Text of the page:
When Michelle Wieser, Ph.D., became dean of the School of Business and Technology at Saint Mary’s in 2019, she brought with her a vision for opening new pathways to degree completion for a new generation of students. Many of these innovations are designed to appeal to underrepresented groups in business and technology, including women.

Statistics show that women in the United States have made slow progress toward gender parity in the workplace. According to McKinsey & Company’s 2020 Women in the Workplace report, between January 2015 and January 2020, the percentage of women in senior vice president positions increased from 23 to 28 percent, and women in executive-level positions increased from 17 to 21 percent. On average, Minnesota women were more successful. The 2019 Minnesota Census of Women in Corporate Leadership showed that women held nearly 23 percent of executive-level positions in the 76 largest publicly traded companies headquartered in Minnesota.

These findings and the fact that the pay gap between men and women also had been gradually narrowing is good news. This is pre-pandemic though. McKinsey & Company predicts “the progress we’ve seen over the past six years could be erased.” On Nov. 6, 2020, the Washington Post reported that the percentage of women in the U.S. labor force was equivalent to what it was in 1988.

The pandemic has a two-pronged effect on working women: Many of the eliminated jobs are low-paying service sector ones traditionally held by women, particularly women of color. Another issue is a lack of childcare and online school, forcing working mothers to juggle even more responsibilities than they usually do. Many have chosen to stay home. In September 2020 alone, 865,000 women dropped out of the workforce.

Involving men in gender diversity matters

Dean Wieser and others are addressing these matters by engaging men. In January 2020 Wieser joined the pilot group for Menttium’s new program, Women Mentoring Men: Standing Together for Change. Menttium is a woman-owned business specializing in mentoring programs. Women Mentoring Men activates men as advocates for gender parity. An expert in gender equality in the workplace, Wieser jumped at the opportunity to get involved.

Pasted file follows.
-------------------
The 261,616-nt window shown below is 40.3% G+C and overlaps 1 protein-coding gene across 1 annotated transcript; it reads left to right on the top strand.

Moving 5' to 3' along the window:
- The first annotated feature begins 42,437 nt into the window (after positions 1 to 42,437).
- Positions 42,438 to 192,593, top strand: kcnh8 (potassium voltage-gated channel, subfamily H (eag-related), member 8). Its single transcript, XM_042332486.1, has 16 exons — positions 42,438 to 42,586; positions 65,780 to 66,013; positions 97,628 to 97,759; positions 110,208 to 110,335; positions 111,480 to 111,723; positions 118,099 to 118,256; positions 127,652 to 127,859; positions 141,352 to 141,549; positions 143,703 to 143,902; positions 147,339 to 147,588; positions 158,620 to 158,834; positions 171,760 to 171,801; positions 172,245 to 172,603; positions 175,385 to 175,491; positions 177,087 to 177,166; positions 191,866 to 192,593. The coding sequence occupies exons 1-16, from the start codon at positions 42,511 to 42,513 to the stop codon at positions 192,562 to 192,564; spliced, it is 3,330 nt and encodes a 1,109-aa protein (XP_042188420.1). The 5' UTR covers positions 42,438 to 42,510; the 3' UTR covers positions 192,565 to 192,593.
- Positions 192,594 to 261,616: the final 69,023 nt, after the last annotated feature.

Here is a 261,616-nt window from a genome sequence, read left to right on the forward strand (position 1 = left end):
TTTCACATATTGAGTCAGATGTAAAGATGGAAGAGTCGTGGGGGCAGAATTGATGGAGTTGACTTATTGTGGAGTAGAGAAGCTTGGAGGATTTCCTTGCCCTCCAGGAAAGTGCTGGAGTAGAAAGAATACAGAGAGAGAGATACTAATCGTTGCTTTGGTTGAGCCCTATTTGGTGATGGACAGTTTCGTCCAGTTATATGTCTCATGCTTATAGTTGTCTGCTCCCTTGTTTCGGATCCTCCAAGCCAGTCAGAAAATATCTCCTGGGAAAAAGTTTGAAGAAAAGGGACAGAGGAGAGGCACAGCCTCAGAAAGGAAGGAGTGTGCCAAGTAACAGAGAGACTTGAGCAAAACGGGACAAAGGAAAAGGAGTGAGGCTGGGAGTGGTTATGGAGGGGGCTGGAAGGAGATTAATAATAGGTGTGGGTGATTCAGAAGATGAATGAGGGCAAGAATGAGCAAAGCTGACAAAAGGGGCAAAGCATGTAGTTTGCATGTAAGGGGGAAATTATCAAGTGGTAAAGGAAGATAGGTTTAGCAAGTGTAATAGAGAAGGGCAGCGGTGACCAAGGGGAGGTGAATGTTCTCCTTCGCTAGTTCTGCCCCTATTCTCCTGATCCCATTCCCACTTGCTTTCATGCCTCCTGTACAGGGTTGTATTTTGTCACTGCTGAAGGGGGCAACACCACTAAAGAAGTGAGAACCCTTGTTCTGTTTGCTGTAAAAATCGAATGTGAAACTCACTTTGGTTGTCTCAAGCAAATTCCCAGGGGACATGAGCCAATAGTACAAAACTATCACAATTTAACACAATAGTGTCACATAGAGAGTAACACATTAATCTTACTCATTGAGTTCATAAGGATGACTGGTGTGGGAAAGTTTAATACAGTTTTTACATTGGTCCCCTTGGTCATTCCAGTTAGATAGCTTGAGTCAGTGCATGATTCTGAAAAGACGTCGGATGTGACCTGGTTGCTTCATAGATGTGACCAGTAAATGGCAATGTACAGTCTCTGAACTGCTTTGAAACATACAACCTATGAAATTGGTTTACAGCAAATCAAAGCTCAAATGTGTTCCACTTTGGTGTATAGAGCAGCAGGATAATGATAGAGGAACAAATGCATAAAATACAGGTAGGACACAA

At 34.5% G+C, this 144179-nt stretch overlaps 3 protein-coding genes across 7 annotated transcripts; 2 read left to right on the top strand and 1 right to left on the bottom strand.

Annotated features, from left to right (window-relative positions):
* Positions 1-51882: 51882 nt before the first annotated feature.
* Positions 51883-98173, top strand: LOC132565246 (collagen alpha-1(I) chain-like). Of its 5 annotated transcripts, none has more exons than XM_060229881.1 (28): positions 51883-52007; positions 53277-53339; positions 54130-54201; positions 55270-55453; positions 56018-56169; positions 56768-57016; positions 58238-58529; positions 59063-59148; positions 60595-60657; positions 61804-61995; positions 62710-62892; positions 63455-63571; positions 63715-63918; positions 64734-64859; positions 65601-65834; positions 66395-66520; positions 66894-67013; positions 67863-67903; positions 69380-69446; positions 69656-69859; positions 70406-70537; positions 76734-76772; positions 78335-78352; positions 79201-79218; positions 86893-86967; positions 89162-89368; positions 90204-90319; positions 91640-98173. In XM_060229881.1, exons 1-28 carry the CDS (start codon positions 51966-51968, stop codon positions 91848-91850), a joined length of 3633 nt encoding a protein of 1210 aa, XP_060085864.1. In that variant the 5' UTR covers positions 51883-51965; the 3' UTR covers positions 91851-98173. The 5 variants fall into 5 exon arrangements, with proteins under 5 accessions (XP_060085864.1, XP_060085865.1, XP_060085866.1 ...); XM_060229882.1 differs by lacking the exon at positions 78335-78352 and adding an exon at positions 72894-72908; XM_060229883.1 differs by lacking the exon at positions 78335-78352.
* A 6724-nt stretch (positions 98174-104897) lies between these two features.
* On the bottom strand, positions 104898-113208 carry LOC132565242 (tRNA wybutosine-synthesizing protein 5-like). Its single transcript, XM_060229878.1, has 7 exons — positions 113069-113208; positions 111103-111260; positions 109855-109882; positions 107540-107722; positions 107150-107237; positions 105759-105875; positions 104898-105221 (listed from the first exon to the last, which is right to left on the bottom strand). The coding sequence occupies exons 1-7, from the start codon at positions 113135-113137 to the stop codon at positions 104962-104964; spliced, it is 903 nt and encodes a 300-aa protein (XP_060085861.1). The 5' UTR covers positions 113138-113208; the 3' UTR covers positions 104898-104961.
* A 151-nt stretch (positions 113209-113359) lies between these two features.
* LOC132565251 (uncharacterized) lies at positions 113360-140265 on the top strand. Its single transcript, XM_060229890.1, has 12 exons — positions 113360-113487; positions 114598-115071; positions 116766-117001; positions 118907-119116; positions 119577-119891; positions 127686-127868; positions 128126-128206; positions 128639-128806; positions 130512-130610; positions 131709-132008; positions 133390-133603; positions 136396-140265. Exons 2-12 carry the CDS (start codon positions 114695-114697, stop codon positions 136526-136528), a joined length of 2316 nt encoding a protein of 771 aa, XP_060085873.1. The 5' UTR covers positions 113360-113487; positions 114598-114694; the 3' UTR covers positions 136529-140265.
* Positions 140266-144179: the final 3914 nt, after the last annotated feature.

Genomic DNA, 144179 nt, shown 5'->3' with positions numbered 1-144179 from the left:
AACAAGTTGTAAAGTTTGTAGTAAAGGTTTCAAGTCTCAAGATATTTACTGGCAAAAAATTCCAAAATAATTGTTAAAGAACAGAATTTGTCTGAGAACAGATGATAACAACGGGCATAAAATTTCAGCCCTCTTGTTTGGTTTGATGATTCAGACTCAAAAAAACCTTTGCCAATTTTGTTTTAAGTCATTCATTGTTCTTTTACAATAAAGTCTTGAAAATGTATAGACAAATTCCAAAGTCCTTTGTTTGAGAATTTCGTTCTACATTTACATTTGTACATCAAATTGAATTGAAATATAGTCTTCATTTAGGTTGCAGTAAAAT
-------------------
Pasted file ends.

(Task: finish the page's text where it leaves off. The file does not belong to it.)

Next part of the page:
The pilot group of 10 included senior leaders with the power to create change within their companies. Mentors and mentees met one-on-one and in group sessions with structured discussion topics and deliverables.

Wieser’s mentee was Rob Grubka, president, employee benefits, at Voya Financial. He was searching for insight into gender imbalances on one of Voya’s teams, which includes sales reps, most of whom are men, and client service employees, most of whom are women. Most women weren’t interested in the hours or travel that was typical on the sales side, raising questions for Grubka, such as “How do we change the job to make it more inclusive? What does the job really need to be?”

Allies and advocates

Naturally, participants discussed how women are being affected by the pandemic. Mothers often carry more of the parenting load. They have more difficulty juggling the demands of work and parenting children who are no longer in school or daycare.

The already negative impact on the careers of mothers has disproportionately affected Black women, and women who are senior leaders. McKinsey & Company reports that women are worried about being negatively judged because of their caregiving responsibilities, and they are uncomfortable sharing their challenges with colleagues. This makes conversations like the ones that took place between mentors and mentees more important than ever.

From conversation to change

Menttium designed the program to have depth and to produce change, but the outcome was better than anyone expected. Wieser’s mentee Grubka reports that he has material to share with Voya’s leadership team and that he is prepared to elevate the conversation on how to deliberately create an environment that values diversity.

The mentors reported that they got a lot out of the program too. “Because of the level of individual and group interaction in this program, we couldn’t run from tough conversations,” Wieser said. “That made all the difference for me. I have always been deeply passionate about gender equality in the workplace, but this program helped me view all of this through a race and ethnicity lens, too.”

Wieser will use what she has gained from the program in her next research project. Her Ph.D. dissertation was a major study on the impact of an MBA on women’s careers, conducted for Forté, a nonprofit dedicated to women’s career development. Comparing both extrinsic and intrinsic factors, Wieser found that men outpaced women in most factors, particularly in extrinsic areas. Her next study will consider how race and gender affect the experience of MBA students, from the application process through career success after graduation.

If workplaces are to achieve gender parity, it is important for men to be involved. In order to do that, we need safe spaces for courageous conversations about bias and privilege. When women mentor men, men have the opportunity to gain a different perspective and build skills for advocacy and allyship. If there was ever a time when women and men need to work together for change, it’s now.

To learn more, visit menttium.com/services/women-mentoring-men.

Find the results of Wieser’s dissertation research by searching for “Women, Men, and the MBA: A Quantitative Assessment of the Impact of the MBA Degree on the Extrinsic and Intrinsic Career Outcomes of Graduates.”

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